1. the murder victim is a police officer; or
  2. the victim is younger than 14 years old and was murdered after being raped or otherwise sexually molested by the accused.

The juvenile gets sentenced to life without parole if either of these circumstances applies.

Manslaughter versus Murder in New Jersey Law

Intent is a prerequisite to committing murder so any evidence that can negate this element, for example, intoxication, mental defect, or reasonable belief that self-defense was a necessity, can prove product in reducing a murder charge to manslaughter. You should also be aware that voluntary manslaughter can also come into play where a person has a purpose to kill but is motivated by a sudden passion stemming from a provocation that would cause any reasonable person to lose control.

Pretrial Detention

The presumption of pretrial release shifts to the defendant for a murder charge. What this means is that a defendant charged with murder in New Jersey will need to present a compelling case in order to have the benefit of bail or release on pretrial supervision/monitoring.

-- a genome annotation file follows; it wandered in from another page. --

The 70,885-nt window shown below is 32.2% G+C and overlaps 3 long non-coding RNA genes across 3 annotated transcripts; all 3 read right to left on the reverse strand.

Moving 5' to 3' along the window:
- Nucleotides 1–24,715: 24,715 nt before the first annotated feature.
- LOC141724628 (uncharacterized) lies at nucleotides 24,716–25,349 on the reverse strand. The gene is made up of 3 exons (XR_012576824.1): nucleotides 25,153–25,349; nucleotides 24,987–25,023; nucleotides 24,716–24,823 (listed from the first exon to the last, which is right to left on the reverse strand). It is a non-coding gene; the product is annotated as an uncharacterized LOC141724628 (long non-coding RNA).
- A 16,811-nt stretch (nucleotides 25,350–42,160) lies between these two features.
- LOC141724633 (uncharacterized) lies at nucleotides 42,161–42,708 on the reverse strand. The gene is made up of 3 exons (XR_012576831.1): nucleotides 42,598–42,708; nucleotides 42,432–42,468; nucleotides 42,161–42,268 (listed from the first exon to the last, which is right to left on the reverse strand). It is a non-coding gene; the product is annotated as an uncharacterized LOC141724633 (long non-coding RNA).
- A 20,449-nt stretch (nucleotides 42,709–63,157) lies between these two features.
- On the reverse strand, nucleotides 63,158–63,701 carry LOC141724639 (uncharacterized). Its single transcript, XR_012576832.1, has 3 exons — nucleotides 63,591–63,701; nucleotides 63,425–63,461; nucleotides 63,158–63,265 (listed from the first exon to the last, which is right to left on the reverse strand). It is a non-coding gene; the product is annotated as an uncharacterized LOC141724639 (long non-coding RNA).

What is Criminal Homicide in New Jersey?

As mentioned, Criminal Homicide has happened when an individual purposely, knowingly or recklessly causes the death of another human being. Accordingly, Criminal Homicide occurs in one of these the three (3) following crimes:

  1. Murder
  2. Manslaughter
  3. Death by Auto

Death by Auto and Criminal Homicide in the State of New Jersey

When prosecuting Death by Auto, under Criminal Homicide, the State will need to demonstrate that the defendant was operating the car or vessel recklessly. A defendant behaves recklessly when he or she consciously disregards a substantial and unjustifiable risk that death by auto will result from his or her behavior. Intoxication will not suffice as a defense to this charge, as drunk driving is evidence in itself that the defendant operated the vehicle recklessly.

New Jersey Criminal Lawyers

Spodek Law Group is an experienced New Jersey Criminal Defense Firm. We have the experience and skills you need to represent those accused of serious offenses like murder. For a free initial consultation, please contact our offices right away.